V is for Vascularization

V is for Vascularization 

By: Mari Yamamoto

One of the major obstacles that comes with islet transplantation is the re-establishment of the vascular supply. If vascularization is either delayed or insufficient, the transplanted islets won’t survive. Click here for a paper that reviews the various approaches to vascularization, such as extracellular matrix-based scaffolding, pre-vascularization devices and the release of proangiogenic factors. Read on to find out about the recent advances in inducing vascularization to support the survival of islet transplants. 

Stemming the tide of islet death 

  • Mesenchymal stem cells (MSCs) – one study using “Neo-Islets”, generated from islet cells and MSCs, found that their engraftment in NOD mice resulted in long-term glycemic control 
    • This strategy succeeded sans hypoglycemia and without a need for  immunosuppression.
  • Induced pluripotent stem cell-derived endothelial cells – researchers at MIT developed a microbead angiogenesis scaffold to further drive angiogenesis.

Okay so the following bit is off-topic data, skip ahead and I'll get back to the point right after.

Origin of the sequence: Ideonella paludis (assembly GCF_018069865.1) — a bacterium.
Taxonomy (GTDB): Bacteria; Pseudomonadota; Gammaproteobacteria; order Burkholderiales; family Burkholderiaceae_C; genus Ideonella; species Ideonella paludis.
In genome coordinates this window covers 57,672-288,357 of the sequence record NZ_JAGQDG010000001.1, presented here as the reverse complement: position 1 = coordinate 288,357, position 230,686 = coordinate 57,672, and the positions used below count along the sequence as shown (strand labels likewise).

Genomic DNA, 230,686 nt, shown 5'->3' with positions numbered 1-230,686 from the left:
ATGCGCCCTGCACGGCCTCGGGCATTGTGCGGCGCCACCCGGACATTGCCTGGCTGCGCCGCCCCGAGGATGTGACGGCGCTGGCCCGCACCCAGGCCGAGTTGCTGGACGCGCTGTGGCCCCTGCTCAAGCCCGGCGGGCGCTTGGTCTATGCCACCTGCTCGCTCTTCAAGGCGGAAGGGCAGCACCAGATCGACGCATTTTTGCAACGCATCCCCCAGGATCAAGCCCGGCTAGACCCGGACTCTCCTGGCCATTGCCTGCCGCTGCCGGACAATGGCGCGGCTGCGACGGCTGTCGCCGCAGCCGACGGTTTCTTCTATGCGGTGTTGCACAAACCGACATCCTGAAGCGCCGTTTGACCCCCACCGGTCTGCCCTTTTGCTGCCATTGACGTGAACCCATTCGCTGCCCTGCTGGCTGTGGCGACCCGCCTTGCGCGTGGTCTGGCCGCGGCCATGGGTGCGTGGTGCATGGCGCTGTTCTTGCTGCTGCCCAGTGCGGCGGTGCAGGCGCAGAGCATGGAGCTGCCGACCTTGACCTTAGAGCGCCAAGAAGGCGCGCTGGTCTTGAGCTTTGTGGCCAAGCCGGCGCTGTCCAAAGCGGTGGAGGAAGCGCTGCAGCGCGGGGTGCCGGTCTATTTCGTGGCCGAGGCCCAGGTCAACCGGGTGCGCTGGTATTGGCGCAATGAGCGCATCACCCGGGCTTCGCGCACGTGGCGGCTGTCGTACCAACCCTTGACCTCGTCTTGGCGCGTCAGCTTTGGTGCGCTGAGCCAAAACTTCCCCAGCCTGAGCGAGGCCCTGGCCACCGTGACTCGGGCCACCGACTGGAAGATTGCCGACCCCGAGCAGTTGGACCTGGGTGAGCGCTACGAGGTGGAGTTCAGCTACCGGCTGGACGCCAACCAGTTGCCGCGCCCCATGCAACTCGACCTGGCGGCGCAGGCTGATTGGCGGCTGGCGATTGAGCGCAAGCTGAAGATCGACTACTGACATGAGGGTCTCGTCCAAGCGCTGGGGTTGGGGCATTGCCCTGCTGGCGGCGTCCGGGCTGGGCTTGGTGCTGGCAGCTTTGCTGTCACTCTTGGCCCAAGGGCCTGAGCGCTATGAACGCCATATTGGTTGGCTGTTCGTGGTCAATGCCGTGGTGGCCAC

• Their microbead platform using these iPSC-EC cells have the potential to promote angiogenic sprouting, ultimately supporting vascularization. 

Vascular endothelial growth factor (VEGF) is an important driver of vascularization. Long-standing research administered VEGF in a controlled manner with isolated human and murine islets in a hypoxic environment. The result? Optimized angiogenesis associated with an increase in beta-cell proliferation and mass. 

A paper written last year by Stanford researchers explored pulsed focused ultrasound therapy (pFUS). An attractive non-invasive treatment, the strategy safely stimulated insulin secretion. In vivo, pFUS was able to facilitate islet engraftment and survival by means of islet revascularization and reduction of inflammation. allowed diabetic mice to regain glycemic control. 

A study from Sweden didn’t focus on a specific therapy, but rather the transplantation itself. Researchers compared first islet transplants to the liver done a week apart,. Though the actual mechanisms are unknown, the second transplant turned out to be more successful than the first, as the first transplant caused enhanced engraftment of later transplants. 

The takeaway: Vascularization is important to victory when it comes to islet transplantation. Perhaps combination approaches can enhance vascularization even further? Gaining a fundamental understanding of the vascularization process will be essential for success with islet transplantation.

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